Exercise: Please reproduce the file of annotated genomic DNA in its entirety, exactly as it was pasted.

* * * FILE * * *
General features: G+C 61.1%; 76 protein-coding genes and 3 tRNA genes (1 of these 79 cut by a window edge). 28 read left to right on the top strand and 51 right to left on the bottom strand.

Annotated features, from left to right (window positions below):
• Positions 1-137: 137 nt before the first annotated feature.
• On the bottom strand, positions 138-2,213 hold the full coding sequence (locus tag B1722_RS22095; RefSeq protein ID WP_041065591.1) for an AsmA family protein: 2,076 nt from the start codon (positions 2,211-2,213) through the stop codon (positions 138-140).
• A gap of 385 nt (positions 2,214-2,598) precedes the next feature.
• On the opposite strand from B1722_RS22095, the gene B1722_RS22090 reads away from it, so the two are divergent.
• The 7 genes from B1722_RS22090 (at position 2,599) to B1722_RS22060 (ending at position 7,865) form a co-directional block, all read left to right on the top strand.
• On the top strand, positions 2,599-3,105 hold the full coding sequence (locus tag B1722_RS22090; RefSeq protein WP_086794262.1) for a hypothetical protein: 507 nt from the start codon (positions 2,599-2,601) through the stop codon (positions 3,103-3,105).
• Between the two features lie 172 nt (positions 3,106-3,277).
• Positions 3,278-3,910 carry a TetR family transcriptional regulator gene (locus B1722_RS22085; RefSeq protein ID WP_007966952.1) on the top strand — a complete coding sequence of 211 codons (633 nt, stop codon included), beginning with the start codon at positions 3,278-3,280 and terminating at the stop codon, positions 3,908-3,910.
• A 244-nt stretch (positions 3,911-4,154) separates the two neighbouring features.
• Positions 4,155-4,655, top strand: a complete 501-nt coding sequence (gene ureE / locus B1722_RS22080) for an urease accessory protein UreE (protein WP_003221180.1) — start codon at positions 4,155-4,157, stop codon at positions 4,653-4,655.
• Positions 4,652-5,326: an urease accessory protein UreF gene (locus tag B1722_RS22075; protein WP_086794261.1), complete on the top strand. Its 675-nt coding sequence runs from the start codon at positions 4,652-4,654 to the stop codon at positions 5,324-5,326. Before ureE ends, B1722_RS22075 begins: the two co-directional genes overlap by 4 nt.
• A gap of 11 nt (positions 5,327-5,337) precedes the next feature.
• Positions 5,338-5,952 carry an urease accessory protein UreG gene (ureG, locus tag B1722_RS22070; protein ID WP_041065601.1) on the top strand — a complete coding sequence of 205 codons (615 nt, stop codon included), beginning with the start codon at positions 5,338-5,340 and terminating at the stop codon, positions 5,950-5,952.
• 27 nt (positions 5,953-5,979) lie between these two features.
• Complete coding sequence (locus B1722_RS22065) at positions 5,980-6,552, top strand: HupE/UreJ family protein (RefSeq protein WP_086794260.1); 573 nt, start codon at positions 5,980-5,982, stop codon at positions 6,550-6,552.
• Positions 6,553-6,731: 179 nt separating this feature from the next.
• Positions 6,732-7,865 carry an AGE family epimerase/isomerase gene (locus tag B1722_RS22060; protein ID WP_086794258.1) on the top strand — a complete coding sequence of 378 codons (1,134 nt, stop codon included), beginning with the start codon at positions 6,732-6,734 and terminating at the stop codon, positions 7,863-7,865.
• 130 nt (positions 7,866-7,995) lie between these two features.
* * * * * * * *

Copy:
General features: G+C 61.1%; 76 protein-coding genes and 3 tRNA genes (1 of these 79 cut by a window edge). 28 read left to right on the top strand and 51 right to left on the bottom strand.

Annotated features, from left to right (window positions below):
• Positions 1-137: 137 nt before the first annotated feature.
• On the bottom strand, positions 138-2,213 hold the full coding sequence (locus tag B1722_RS22095; RefSeq protein ID WP_041065591.1) for an AsmA family protein: 2,076 nt from the start codon (positions 2,211-2,213) through the stop codon (positions 138-140).
• A gap of 385 nt (positions 2,214-2,598) precedes the next feature.
• On the opposite strand from B1722_RS22095, the gene B1722_RS22090 reads away from it, so the two are divergent.
• The 7 genes from B1722_RS22090 (at position 2,599) to B1722_RS22060 (ending at position 7,865) form a co-directional block, all read left to right on the top strand.
• On the top strand, positions 2,599-3,105 hold the full coding sequence (locus tag B1722_RS22090; RefSeq protein WP_086794262.1) for a hypothetical protein: 507 nt from the start codon (positions 2,599-2,601) through the stop codon (positions 3,103-3,105).
• Between the two features lie 172 nt (positions 3,106-3,277).
• Positions 3,278-3,910 carry a TetR family transcriptional regulator gene (locus B1722_RS22085; RefSeq protein ID WP_007966952.1) on the top strand — a complete coding sequence of 211 codons (633 nt, stop codon included), beginning with the start codon at positions 3,278-3,280 and terminating at the stop codon, positions 3,908-3,910.
• A 244-nt stretch (positions 3,911-4,154) separates the two neighbouring features.
• Positions 4,155-4,655, top strand: a complete 501-nt coding sequence (gene ureE / locus B1722_RS22080) for an urease accessory protein UreE (protein WP_003221180.1) — start codon at positions 4,155-4,157, stop codon at positions 4,653-4,655.
• Positions 4,652-5,326: an urease accessory protein UreF gene (locus tag B1722_RS22075; protein WP_086794261.1), complete on the top strand. Its 675-nt coding sequence runs from the start codon at positions 4,652-4,654 to the stop codon at positions 5,324-5,326. Before ureE ends, B1722_RS22075 begins: the two co-directional genes overlap by 4 nt.
• A gap of 11 nt (positions 5,327-5,337) precedes the next feature.
• Positions 5,338-5,952 carry an urease accessory protein UreG gene (ureG, locus tag B1722_RS22070; protein ID WP_041065601.1) on the top strand — a complete coding sequence of 205 codons (615 nt, stop codon included), beginning with the start codon at positions 5,338-5,340 and terminating at the stop codon, positions 5,950-5,952.
• 27 nt (positions 5,953-5,979) lie between these two features.
• Complete coding sequence (locus B1722_RS22065) at positions 5,980-6,552, top strand: HupE/UreJ family protein (RefSeq protein WP_086794260.1); 573 nt, start codon at positions 5,980-5,982, stop codon at positions 6,550-6,552.
• Positions 6,553-6,731: 179 nt separating this feature from the next.
• Positions 6,732-7,865 carry an AGE family epimerase/isomerase gene (locus tag B1722_RS22060; protein ID WP_086794258.1) on the top strand — a complete coding sequence of 378 codons (1,134 nt, stop codon included), beginning with the start codon at positions 6,732-6,734 and terminating at the stop codon, positions 7,863-7,865.
• 130 nt (positions 7,866-7,995) lie between these two features.